GWY for Medicare has helped countless readers get a better deal on health coverage and avoid serious mistakes in selecting and using their Medicare plans. Most people enter the program after having employer health insurance, which often provides only limited options on the kind of coverage they can get, and which usually pays a high percentage of their premiums.
Medicare may have hundreds of different health plans to choose from, and often surprises people by charging them far more money then their out-of-pocket costs for employer coverage. GWY for Medicare has all the details on what’s out there and how to use it. Major program features have not changed since the book was published, and important annual changes to premiums and deductibles are posted at getwhatsyours.org.
What’s in the book, by chapter:
No One Told Me
Living Longer is Great; Paying for It Isn’t
Leaving the Health Insurance Herd: You’re on Your Own Now
Get It Right the First Time
What Medicare Covers and What It Doesn’t
Medigap: The Glue that Holds Original Medicare Together
The Horse Insurers Want You to Ride: Medicare Advantage Plans
Mugged and Drugged: Part D Prescription Plans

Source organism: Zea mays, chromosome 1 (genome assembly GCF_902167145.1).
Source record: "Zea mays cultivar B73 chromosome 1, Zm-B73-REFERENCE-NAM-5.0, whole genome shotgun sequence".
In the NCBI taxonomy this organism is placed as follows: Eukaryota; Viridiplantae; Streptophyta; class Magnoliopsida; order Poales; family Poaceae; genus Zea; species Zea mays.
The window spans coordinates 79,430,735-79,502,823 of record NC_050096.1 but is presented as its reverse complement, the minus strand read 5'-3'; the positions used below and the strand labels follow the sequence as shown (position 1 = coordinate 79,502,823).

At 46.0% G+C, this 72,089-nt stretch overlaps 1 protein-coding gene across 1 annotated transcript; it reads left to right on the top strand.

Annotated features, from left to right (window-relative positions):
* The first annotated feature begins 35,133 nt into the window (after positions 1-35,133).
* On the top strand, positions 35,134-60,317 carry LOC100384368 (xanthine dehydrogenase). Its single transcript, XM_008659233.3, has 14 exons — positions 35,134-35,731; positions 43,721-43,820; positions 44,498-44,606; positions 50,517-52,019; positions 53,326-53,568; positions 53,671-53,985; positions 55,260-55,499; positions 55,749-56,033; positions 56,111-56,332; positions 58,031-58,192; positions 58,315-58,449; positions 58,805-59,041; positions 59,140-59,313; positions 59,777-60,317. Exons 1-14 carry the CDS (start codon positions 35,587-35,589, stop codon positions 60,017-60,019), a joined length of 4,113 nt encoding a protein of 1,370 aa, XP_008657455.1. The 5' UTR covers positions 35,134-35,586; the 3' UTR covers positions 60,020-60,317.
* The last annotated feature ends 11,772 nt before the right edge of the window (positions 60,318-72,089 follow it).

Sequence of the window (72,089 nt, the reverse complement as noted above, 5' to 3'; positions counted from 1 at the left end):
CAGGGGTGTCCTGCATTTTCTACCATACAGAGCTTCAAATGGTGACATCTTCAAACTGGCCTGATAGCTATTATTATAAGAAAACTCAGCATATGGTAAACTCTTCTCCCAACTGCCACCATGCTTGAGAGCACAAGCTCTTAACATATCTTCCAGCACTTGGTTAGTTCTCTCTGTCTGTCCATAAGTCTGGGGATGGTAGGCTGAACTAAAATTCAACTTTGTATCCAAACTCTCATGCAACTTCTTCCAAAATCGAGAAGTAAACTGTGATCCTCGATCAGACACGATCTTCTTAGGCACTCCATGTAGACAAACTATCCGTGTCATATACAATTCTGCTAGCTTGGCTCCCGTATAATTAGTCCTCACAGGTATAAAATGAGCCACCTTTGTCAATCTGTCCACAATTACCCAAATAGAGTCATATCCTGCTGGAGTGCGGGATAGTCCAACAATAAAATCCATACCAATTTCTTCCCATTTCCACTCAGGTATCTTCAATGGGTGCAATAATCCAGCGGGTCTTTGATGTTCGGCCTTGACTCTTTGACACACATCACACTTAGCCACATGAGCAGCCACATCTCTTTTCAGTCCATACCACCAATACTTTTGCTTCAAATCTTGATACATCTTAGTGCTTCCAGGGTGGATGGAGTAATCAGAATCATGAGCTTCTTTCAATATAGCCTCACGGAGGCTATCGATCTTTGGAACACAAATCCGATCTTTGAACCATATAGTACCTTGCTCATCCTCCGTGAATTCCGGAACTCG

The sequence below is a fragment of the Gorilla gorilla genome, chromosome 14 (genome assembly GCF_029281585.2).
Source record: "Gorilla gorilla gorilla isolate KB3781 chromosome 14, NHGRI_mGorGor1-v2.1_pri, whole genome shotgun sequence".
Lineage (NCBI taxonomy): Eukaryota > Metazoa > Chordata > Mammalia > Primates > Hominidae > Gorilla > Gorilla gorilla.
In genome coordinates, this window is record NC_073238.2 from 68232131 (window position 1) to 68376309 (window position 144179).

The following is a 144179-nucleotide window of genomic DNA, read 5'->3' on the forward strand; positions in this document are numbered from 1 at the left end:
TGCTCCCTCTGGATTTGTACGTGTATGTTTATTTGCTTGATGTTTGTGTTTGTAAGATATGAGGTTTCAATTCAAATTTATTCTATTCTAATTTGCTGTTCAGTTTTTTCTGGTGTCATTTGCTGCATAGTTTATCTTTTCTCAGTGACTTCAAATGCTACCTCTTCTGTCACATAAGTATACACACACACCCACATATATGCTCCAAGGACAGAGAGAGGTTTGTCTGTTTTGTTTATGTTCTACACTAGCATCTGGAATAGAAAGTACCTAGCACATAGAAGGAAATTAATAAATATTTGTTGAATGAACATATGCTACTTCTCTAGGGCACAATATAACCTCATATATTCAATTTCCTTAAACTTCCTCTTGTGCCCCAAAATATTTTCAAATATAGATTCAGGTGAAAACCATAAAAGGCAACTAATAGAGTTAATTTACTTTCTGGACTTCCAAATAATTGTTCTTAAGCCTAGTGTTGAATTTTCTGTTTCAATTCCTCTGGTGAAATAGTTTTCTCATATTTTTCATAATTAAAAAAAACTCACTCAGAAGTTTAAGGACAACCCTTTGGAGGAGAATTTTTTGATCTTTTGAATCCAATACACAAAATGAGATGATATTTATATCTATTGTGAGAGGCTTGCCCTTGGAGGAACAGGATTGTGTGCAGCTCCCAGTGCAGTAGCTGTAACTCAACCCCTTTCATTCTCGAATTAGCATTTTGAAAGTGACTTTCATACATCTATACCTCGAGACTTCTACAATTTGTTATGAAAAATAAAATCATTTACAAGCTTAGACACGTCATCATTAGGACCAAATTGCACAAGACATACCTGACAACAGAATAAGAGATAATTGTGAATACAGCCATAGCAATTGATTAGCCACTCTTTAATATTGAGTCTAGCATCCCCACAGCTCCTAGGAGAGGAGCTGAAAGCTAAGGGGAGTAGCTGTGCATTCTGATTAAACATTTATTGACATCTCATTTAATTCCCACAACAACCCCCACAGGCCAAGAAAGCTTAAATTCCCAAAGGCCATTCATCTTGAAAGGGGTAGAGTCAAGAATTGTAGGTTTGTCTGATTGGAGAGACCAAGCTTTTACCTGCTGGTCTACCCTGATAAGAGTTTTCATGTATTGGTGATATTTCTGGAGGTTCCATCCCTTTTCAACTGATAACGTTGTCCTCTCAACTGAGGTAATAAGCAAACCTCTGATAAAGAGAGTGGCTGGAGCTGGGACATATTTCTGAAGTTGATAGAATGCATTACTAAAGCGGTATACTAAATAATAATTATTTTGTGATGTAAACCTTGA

Medicare Money Ball: Financial Help and Pitfalls
When You’re Mad as Hell: Medicare Rights and Appeals
So Many Stars in the Sky: Health Provider Quality Ratings
Fuzzy Reception: How to See Health Care Providers and Networks Clearly
Open Enrollment: How to Fix a Medicare Lemon
What’s Your Endgame? Getting Ready to Not Be Here
No one told me is a scary cautionary Medicare tale that could be the subtitle of this book. It is repeated in countless calls for help from people . . . to Medicare consumer counselors and call-center staffers around the country. And it is voiced even by people who otherwise consider themselves smart and well-informed..
— Get What’s Yours for Medicare
What the Experts Say:
“This comprehensive guide explains how the various pieces of Medicare work, walks you through the enrollment maze, discusses financial help and pitfalls, and helps you choose the best coverage for your circumstances. It should be required reading for everyone approaching age 65.”
— The Wall Street Journal
“Phil Moeller is my pick as travel guide for smarties who had no idea how many potholes we could encounter in the back roads and highways of elder care.”
— Ellen Goodman, Pulitzer prize columnist and founder of the Conversation Project.